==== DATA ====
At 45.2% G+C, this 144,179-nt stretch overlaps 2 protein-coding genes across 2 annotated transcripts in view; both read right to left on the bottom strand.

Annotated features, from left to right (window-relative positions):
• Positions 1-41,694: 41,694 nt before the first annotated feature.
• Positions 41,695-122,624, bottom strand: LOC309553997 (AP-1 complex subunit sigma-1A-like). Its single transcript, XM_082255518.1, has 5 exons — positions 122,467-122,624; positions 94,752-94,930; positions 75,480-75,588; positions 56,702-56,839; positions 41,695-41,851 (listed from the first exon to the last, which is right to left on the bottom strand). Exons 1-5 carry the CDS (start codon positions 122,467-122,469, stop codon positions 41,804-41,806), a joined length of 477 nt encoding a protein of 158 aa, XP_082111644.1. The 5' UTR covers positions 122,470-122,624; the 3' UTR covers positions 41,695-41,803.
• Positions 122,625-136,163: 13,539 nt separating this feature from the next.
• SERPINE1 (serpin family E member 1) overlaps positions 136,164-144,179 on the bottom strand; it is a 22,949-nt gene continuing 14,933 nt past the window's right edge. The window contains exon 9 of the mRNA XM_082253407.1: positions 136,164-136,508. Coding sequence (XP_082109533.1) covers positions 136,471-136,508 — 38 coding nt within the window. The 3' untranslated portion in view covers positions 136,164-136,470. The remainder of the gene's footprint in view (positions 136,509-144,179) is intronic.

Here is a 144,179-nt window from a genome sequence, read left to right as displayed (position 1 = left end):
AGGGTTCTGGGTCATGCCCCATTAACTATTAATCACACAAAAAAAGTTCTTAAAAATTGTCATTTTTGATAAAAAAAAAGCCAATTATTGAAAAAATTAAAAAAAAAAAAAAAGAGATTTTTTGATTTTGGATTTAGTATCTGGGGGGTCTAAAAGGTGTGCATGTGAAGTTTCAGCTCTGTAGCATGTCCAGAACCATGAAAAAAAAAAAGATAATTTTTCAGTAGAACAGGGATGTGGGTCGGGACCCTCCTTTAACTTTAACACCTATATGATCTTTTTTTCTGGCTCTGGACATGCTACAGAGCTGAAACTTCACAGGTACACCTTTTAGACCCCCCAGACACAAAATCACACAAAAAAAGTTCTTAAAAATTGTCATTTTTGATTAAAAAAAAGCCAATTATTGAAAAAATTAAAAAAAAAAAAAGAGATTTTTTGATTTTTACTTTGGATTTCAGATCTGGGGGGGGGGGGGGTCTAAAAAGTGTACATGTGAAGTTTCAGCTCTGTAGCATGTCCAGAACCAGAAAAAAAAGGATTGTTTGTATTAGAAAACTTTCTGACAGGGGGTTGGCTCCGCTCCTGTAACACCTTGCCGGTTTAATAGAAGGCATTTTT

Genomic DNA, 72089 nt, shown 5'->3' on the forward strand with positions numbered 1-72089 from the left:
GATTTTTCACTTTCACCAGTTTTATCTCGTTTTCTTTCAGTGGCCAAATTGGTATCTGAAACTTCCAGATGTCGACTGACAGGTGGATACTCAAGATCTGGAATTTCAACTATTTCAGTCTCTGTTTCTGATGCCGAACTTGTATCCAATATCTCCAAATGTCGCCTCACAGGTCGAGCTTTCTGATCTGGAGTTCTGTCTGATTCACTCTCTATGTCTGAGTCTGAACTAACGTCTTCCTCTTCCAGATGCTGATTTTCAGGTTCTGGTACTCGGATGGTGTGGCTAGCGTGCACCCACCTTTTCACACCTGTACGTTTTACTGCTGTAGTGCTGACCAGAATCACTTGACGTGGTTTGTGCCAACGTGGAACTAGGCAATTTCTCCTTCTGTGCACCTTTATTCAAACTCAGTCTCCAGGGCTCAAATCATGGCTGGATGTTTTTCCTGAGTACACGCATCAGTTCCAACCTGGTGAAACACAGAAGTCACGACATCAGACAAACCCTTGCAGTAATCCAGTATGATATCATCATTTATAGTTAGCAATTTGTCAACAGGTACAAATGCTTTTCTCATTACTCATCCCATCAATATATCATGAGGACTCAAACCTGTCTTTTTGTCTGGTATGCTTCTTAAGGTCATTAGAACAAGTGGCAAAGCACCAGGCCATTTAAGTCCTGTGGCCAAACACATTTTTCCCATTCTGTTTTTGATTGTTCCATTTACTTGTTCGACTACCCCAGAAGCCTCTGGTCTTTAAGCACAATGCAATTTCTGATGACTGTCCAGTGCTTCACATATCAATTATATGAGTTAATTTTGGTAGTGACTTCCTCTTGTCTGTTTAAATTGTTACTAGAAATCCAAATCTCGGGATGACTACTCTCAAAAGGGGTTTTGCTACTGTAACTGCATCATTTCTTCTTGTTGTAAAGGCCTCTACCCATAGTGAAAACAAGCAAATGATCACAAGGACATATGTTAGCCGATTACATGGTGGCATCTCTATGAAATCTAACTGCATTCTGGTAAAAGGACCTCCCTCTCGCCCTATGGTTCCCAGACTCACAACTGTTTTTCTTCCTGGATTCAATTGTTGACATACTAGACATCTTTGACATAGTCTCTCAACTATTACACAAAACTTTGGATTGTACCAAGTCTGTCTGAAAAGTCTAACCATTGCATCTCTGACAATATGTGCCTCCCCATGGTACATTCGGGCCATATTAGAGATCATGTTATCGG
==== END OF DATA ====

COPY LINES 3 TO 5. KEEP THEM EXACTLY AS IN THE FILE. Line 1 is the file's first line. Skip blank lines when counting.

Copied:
• Positions 1-41,694: 41,694 nt before the first annotated feature.
• Positions 41,695-122,624, bottom strand: LOC309553997 (AP-1 complex subunit sigma-1A-like). Its single transcript, XM_082255518.1, has 5 exons — positions 122,467-122,624; positions 94,752-94,930; positions 75,480-75,588; positions 56,702-56,839; positions 41,695-41,851 (listed from the first exon to the last, which is right to left on the bottom strand). Exons 1-5 carry the CDS (start codon positions 122,467-122,469, stop codon positions 41,804-41,806), a joined length of 477 nt encoding a protein of 158 aa, XP_082111644.1. The 5' UTR covers positions 122,470-122,624; the 3' UTR covers positions 41,695-41,803.
• Positions 122,625-136,163: 13,539 nt separating this feature from the next.